Also shown in FIG. 2 is flange 33 and glans penis attachment means 39 which includes flexible sheath 35 and expandable band 37. The flexible sheath 35 may be completely circumferential or may be partial and may itself be stretchable or non-stretchable. The objective is to have a sheath 35 which may fit over the glans penis to allow the expandable band 37 to securely affix the device to the penis during use with insertion of the outlet port 27 into the urethra. Alternatives to the sheath 35 may now be apparent, e.g. the use of an elastic netting, without exceeding the scope of the present invention.
In general, a critical feature of the present invention involves the aforesaid described flange to limit the depth of insertion so as to leave part of the tubular member exposed for application of desired fluid(s) and to create an aspect of the device to enhance attachment. In this regard, an additional feature which is critical is the glans penis attachment means, without which the prevention of backflow might not otherwise be successful. The flange shown is preferred but other configurations such as an open frame, star or other shape could be used. Arcs or spoke-like members as well as other configurations could be used and likewise not exceed the scope of the meaning of "flange" as used herein. Thus, the flange may be any protrusion radially extending from the tubular member which performs the twofold purpose of limiting insertion depth and allowing for attachment.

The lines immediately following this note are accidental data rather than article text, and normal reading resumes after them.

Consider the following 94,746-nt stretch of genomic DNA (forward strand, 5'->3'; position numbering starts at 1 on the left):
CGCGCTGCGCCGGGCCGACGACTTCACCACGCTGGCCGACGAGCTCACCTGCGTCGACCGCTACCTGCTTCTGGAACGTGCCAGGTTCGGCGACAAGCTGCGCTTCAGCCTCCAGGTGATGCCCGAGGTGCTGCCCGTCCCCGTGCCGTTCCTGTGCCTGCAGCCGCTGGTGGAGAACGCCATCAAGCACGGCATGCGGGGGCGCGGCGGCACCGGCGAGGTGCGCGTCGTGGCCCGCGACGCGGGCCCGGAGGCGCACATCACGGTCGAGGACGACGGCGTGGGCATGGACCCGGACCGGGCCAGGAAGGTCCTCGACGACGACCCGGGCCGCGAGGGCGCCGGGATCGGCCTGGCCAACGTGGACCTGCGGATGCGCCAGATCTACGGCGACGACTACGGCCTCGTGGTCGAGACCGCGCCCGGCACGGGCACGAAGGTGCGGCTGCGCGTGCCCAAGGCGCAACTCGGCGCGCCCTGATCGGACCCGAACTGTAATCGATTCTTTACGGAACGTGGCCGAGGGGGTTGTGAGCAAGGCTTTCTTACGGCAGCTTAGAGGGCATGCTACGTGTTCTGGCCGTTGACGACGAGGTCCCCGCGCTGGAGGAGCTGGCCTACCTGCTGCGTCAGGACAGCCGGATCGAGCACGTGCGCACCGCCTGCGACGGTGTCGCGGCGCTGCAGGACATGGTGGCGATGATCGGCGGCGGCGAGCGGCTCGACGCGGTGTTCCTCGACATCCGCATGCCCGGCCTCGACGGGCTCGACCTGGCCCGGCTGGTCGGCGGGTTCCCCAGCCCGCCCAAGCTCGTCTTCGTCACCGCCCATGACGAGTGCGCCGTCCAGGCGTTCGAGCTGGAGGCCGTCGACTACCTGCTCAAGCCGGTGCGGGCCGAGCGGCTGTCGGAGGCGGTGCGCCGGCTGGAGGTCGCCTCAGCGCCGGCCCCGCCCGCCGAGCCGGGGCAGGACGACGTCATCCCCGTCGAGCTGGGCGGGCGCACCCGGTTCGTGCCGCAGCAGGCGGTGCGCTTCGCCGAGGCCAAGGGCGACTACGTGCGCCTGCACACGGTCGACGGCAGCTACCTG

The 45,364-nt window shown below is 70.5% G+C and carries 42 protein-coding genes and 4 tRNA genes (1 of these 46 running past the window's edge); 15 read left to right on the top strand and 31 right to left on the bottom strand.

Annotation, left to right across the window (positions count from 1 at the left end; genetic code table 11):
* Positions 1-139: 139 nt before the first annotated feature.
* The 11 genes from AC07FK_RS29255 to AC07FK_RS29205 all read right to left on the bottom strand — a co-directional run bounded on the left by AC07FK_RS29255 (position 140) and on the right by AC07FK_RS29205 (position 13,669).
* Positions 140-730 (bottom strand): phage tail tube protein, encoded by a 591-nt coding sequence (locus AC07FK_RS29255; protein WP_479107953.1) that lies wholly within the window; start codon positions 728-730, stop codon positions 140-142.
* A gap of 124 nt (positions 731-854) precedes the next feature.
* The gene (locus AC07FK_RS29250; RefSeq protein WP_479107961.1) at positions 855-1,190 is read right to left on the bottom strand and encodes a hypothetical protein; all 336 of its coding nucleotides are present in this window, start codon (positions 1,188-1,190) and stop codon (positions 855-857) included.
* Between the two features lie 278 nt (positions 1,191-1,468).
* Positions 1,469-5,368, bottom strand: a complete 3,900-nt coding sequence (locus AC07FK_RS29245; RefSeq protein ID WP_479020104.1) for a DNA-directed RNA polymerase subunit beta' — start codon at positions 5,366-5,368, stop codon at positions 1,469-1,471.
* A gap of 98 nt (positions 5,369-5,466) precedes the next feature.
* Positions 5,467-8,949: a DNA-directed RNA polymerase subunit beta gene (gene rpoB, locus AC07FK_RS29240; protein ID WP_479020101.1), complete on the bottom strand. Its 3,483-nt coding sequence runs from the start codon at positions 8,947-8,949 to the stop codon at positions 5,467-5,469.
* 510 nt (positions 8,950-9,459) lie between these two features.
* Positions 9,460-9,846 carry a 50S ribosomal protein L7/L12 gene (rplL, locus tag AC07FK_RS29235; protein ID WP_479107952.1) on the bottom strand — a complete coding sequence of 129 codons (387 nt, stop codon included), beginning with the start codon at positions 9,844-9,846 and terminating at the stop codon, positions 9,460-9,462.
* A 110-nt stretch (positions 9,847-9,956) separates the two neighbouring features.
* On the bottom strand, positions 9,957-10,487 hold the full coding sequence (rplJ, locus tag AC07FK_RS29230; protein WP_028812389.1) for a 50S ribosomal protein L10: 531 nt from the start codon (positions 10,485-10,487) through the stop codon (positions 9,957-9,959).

The term "tubular member" may be taken to include any piece or pieces of material having a greater length to width dimension and being hollow lengthwise, and may have a circular, rectangular or other cross-section (internally or externally, although circular externally is preferred to conform to the material shaping of the urethra). It may be constructed of plastic, rubber, ceramic, metal or the like and should be free of sharp edges, at least on the outlet port end. Also, it may be tapered or conical to enhance insertion. It may be flexible, semi-flexible or rigid and is preferably semi-flexible or rigid. It is also disposable in its preferred embodiment and may be constructed of plastics conventionally used in intravenous connectors, etc. which are known.